And speaking of the difficulty of ascertaining facts in news stories when the media don't want to do their job and challenge prevailing myths and dominant presuppositions (I was just talking of this in my previous posting), there's the story of not one, but two, shootings in the U.S. this past weekend with clearly related themes — in Cumming, Georgia, and in Las Vegas. I find the following commentary on the two stories and how the media are choosing to relate to them provocative:
1. For The Nation, Greg Mitchell asks why the mainstream media continue to refuse to call acts of right-wing violence terrorism when they are terrorism:
It was a busy, violent weekend for right-wing nuts in America. But will the US media dare call them "terrorists"?
2. At TPM, Josh Marshall notes that the perpetrators of both acts of violence were "birds of a feather":
It seems the couple who killed the police officers in Las Vegas yesterday and the "sovereign citizen" guy who tried to storm a courthouse in Cumming, Georgia on Friday had the same plan: to take over a courthouse and start executing public officials or (possibly in the Georgia case) holding them hostage.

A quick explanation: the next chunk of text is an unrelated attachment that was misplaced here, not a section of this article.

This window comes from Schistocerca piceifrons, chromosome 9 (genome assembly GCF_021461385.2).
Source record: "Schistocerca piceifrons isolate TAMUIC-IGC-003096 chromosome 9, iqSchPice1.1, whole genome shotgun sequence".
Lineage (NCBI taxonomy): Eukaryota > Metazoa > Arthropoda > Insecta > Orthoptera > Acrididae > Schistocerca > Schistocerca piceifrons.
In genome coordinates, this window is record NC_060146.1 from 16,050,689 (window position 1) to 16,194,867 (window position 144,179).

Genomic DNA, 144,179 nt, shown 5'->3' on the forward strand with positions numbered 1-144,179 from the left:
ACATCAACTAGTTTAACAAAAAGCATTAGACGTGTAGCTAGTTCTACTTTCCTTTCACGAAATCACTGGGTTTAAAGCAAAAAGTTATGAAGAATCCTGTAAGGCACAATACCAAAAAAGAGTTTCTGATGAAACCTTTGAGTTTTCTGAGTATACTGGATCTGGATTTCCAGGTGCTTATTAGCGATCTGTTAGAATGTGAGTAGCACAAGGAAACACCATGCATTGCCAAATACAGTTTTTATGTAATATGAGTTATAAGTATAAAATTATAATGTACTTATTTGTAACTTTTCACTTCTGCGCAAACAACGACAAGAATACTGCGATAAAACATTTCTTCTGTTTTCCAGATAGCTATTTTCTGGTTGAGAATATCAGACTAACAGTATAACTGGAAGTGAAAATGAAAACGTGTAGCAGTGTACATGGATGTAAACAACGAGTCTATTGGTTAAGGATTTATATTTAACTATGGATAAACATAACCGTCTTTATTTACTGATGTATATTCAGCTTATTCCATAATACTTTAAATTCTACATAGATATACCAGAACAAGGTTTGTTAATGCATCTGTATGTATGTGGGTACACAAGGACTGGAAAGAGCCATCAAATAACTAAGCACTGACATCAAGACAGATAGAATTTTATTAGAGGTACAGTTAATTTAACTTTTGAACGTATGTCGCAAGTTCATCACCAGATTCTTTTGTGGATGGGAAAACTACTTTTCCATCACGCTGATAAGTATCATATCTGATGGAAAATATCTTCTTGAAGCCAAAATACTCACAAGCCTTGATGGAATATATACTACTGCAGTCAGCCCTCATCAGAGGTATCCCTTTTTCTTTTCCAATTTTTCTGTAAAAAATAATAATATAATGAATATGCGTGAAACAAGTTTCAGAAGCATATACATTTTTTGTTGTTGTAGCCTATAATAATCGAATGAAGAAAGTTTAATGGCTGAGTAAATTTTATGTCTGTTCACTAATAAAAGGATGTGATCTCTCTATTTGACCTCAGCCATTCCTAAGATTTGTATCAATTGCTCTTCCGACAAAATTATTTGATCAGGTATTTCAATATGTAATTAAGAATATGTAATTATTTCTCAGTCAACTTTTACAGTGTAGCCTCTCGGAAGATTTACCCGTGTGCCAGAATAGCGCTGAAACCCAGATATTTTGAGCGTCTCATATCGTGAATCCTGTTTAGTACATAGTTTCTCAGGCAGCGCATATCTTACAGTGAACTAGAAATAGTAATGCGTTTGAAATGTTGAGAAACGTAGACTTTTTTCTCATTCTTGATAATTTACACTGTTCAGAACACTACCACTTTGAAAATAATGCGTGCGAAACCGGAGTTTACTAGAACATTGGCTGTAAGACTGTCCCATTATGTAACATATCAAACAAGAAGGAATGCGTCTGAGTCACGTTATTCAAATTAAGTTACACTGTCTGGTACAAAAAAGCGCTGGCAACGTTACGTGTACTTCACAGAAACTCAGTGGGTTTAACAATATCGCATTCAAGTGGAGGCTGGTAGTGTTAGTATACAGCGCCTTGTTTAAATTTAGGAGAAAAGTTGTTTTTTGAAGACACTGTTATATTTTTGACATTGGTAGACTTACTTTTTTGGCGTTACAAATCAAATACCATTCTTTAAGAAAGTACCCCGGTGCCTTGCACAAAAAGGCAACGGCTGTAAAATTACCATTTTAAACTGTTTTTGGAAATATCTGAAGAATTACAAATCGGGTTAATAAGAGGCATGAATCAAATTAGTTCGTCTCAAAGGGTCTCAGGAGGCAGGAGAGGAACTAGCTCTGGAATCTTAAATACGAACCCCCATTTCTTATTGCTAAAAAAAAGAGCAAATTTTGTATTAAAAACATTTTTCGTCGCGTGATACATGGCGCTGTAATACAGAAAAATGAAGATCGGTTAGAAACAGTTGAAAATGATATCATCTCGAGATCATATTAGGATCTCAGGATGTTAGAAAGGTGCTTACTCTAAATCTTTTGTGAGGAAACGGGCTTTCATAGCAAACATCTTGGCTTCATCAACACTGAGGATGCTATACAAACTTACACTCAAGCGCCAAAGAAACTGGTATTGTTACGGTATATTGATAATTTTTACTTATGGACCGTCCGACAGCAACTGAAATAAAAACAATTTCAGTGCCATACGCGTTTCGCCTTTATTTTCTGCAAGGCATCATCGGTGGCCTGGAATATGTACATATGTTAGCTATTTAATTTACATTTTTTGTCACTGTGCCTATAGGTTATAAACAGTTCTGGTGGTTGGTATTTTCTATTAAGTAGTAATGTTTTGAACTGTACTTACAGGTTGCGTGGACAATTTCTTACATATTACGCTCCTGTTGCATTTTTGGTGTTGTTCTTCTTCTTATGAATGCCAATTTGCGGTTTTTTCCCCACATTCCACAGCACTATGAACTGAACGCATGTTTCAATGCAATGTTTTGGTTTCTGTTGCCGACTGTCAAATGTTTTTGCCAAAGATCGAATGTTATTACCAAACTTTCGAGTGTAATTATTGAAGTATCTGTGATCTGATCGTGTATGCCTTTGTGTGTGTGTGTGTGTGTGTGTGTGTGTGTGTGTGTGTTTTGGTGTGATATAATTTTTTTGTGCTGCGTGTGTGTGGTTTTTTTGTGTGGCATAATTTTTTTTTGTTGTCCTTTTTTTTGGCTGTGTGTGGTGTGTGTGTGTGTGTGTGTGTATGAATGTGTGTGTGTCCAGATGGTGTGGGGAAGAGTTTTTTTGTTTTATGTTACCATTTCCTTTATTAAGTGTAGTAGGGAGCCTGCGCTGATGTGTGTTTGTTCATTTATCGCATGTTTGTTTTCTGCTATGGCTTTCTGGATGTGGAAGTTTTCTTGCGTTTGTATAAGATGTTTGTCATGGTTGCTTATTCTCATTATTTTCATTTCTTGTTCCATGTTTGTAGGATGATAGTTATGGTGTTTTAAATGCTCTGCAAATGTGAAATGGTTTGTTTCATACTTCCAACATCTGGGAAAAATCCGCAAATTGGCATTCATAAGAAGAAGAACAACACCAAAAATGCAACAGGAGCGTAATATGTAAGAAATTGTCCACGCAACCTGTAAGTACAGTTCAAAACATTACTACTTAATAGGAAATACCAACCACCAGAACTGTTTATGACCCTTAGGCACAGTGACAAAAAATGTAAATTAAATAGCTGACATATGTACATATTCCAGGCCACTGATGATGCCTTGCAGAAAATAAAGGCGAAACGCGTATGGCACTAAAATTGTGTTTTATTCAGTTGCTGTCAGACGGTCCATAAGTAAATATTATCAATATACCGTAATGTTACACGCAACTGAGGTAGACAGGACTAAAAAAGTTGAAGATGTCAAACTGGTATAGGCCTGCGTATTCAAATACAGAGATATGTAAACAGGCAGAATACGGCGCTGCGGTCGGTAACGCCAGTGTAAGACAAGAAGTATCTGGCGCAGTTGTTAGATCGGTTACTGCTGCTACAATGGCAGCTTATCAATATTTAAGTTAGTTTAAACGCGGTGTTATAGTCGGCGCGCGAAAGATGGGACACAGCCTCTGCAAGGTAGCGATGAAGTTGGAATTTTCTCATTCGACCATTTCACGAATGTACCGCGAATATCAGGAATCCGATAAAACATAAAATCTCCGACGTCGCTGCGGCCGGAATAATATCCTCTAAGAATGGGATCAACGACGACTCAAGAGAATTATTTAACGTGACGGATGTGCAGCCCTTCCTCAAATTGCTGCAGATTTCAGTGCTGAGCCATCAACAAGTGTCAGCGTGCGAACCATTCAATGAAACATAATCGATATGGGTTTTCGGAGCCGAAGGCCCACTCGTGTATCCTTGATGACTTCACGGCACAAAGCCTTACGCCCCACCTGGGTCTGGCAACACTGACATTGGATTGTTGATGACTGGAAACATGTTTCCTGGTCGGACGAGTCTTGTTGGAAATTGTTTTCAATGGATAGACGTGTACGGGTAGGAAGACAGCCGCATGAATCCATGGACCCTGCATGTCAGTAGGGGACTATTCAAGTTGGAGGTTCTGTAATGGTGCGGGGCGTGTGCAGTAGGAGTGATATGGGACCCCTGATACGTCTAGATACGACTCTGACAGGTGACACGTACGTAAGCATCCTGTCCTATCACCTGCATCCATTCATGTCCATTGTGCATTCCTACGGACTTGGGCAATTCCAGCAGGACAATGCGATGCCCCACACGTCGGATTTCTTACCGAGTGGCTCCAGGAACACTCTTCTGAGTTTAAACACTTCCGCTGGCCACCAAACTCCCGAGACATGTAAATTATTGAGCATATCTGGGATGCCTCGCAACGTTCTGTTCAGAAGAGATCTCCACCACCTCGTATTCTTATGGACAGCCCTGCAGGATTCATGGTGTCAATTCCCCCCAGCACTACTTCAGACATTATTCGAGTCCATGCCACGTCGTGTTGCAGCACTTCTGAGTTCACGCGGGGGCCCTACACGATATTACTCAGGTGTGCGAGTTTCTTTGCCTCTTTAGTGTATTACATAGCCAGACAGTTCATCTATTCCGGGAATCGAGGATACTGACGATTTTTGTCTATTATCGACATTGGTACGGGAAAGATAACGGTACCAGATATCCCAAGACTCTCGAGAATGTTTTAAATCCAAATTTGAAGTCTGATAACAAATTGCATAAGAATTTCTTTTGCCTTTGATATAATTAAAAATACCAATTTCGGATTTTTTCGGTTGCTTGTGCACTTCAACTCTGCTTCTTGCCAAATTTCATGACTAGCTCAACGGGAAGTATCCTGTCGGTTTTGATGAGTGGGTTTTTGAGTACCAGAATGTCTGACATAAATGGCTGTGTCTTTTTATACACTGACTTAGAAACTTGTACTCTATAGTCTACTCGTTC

3. And for Salon, Heather Digby Parton focuses on the curious obsession of right-wing propaganda sites with the totally nonexistent "terrorism" of gay activists, as these same sites completely ignore the real terrorism of right-wing gunmen gunning down public officials:
Pay no attention to the domestic terrorists who are actually gunning down their fellow Americans. They’re just exercising their Second Amendment right to foment revolution and/or kill people they don’t like. The only way terrorists can win is if some gay couples have the right to buy some stale cake and some droopy flowers for their wedding day.
All three commentators are absolutely correct with these comments, it seems to me.